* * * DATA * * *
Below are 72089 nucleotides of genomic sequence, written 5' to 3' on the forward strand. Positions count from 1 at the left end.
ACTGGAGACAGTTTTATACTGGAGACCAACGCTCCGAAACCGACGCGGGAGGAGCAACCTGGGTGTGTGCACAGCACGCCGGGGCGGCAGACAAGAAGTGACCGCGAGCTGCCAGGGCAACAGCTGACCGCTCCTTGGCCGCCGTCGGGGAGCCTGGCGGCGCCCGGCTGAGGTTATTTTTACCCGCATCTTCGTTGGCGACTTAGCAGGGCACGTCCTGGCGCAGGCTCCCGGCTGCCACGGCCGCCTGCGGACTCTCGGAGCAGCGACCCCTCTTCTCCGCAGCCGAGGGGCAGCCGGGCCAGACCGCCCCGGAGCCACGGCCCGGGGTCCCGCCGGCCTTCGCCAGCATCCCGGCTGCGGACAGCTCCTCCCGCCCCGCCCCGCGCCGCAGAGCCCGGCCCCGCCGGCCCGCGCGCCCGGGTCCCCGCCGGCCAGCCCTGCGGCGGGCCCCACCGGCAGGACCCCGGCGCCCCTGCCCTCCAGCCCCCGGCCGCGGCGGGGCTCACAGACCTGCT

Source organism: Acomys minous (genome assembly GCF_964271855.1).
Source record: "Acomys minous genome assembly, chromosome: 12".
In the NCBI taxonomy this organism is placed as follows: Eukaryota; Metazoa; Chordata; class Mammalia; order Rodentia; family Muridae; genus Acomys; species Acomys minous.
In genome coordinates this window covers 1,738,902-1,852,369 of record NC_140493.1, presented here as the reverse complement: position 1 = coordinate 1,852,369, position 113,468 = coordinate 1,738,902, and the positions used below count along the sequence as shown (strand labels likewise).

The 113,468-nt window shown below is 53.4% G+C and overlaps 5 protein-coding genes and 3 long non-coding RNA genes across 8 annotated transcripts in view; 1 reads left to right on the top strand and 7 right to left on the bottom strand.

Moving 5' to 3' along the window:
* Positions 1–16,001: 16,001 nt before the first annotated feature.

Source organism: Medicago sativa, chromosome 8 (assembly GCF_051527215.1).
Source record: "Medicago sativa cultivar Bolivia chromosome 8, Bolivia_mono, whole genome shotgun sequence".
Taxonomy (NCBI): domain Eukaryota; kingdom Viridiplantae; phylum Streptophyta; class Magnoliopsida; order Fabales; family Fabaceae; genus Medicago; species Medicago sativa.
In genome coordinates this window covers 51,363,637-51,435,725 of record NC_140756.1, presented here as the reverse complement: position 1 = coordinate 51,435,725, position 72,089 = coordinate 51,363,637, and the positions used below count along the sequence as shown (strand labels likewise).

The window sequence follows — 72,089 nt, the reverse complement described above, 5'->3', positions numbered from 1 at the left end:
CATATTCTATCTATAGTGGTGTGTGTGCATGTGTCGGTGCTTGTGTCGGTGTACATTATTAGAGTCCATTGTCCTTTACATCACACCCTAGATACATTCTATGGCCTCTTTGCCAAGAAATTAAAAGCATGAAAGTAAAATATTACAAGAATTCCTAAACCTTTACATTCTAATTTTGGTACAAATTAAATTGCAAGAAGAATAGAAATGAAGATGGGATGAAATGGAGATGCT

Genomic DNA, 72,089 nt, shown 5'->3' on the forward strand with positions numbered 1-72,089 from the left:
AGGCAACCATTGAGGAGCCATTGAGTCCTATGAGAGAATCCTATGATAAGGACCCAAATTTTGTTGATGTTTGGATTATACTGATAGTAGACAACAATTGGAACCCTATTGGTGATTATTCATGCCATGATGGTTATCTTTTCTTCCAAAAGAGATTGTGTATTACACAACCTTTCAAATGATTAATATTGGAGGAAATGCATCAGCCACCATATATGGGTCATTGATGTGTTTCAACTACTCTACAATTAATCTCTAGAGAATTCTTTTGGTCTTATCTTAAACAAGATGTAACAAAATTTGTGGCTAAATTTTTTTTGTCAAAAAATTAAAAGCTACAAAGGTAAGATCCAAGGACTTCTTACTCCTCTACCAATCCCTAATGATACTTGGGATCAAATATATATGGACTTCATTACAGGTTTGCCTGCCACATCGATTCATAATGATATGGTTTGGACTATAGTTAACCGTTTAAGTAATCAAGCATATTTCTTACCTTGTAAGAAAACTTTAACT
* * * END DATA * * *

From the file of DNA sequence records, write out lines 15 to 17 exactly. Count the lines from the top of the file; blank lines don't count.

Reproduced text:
CATATTCTATCTATAGTGGTGTGTGTGCATGTGTCGGTGCTTGTGTCGGTGTACATTATTAGAGTCCATTGTCCTTTACATCACACCCTAGATACATTCTATGGCCTCTTTGCCAAGAAATTAAAAGCATGAAAGTAAAATATTACAAGAATTCCTAAACCTTTACATTCTAATTTTGGTACAAATTAAATTGCAAGAAGAATAGAAATGAAGATGGGATGAAATGGAGATGCT

Genomic DNA, 72,089 nt, shown 5'->3' on the forward strand with positions numbered 1-72,089 from the left:
AGGCAACCATTGAGGAGCCATTGAGTCCTATGAGAGAATCCTATGATAAGGACCCAAATTTTGTTGATGTTTGGATTATACTGATAGTAGACAACAATTGGAACCCTATTGGTGATTATTCATGCCATGATGGTTATCTTTTCTTCCAAAAGAGATTGTGTATTACACAACCTTTCAAATGATTAATATTGGAGGAAATGCATCAGCCACCATATATGGGTCATTGATGTGTTTCAACTACTCTACAATTAATCTCTAGAGAATTCTTTTGGTCTTATCTTAAACAAGATGTAACAAAATTTGTGGCTAAATTTTTTTTGTCAAAAAATTAAAAGCTACAAAGGTAAGATCCAAGGACTTCTTACTCCTCTACCAATCCCTAATGATACTTGGGATCAAATATATATGGACTTCATTACAGGTTTGCCTGCCACATCGATTCATAATGATATGGTTTGGACTATAGTTAACCGTTTAAGTAATCAAGCATATTTCTTACCTTGTAAGAAAACTTTAACT